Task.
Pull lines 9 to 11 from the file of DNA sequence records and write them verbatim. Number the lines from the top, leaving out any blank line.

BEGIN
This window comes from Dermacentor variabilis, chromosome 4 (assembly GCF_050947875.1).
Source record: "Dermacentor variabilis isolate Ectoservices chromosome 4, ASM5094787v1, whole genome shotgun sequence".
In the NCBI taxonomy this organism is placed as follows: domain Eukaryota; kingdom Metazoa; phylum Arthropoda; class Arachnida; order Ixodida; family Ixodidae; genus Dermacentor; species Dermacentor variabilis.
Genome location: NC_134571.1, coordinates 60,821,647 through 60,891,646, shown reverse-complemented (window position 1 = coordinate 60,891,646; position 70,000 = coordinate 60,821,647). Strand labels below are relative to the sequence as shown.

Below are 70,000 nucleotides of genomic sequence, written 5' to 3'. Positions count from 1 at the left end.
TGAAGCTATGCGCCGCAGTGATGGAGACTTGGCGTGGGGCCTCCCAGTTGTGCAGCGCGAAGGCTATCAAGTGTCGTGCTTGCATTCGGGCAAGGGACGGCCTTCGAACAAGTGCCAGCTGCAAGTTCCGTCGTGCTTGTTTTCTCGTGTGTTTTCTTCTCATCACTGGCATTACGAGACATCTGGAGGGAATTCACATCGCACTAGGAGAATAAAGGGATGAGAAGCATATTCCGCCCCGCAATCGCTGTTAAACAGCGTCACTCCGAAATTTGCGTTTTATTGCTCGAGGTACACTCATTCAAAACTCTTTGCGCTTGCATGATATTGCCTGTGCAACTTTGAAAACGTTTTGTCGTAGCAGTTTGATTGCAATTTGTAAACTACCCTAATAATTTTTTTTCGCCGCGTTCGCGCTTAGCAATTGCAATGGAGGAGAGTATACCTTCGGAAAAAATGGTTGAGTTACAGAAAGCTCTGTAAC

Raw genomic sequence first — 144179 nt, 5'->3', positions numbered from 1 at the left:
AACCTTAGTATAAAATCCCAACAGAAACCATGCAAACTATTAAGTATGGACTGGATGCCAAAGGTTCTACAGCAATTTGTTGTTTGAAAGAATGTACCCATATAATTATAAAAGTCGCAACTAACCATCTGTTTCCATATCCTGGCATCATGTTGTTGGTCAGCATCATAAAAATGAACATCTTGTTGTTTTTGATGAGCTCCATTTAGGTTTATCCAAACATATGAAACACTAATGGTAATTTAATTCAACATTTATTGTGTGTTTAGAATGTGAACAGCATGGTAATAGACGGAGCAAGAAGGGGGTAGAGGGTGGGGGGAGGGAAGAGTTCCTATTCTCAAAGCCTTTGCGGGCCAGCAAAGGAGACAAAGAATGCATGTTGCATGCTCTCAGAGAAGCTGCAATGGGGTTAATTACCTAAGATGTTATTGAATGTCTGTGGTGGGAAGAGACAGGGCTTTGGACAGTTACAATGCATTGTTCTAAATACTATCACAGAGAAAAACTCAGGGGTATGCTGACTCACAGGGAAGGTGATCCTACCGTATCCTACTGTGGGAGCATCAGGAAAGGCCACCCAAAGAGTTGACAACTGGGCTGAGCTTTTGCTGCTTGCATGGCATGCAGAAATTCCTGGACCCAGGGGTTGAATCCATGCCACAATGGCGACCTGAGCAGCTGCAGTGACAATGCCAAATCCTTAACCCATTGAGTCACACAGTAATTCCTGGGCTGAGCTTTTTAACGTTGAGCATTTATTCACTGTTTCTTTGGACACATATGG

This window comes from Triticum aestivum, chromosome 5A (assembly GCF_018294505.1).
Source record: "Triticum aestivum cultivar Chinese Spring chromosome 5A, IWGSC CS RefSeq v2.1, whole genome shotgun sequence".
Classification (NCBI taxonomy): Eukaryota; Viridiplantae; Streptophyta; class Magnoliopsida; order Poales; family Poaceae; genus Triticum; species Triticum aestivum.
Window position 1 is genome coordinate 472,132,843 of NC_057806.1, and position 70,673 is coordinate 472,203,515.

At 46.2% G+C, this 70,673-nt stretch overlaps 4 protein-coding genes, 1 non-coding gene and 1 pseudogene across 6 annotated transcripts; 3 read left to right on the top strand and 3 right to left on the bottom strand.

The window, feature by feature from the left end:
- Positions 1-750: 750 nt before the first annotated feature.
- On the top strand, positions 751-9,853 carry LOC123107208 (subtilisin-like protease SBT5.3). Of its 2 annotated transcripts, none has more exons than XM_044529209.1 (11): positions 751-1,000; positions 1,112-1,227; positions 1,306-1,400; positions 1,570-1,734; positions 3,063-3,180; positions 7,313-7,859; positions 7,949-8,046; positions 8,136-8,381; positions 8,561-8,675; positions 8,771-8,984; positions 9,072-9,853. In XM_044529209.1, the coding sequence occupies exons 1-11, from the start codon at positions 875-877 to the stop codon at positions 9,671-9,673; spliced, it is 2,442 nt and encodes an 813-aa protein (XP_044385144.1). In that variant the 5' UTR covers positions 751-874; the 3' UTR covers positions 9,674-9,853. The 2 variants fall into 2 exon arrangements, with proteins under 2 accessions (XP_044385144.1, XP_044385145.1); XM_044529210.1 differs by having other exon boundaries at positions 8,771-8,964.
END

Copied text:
This window comes from Triticum aestivum, chromosome 5A (assembly GCF_018294505.1).
Source record: "Triticum aestivum cultivar Chinese Spring chromosome 5A, IWGSC CS RefSeq v2.1, whole genome shotgun sequence".
Classification (NCBI taxonomy): Eukaryota; Viridiplantae; Streptophyta; class Magnoliopsida; order Poales; family Poaceae; genus Triticum; species Triticum aestivum.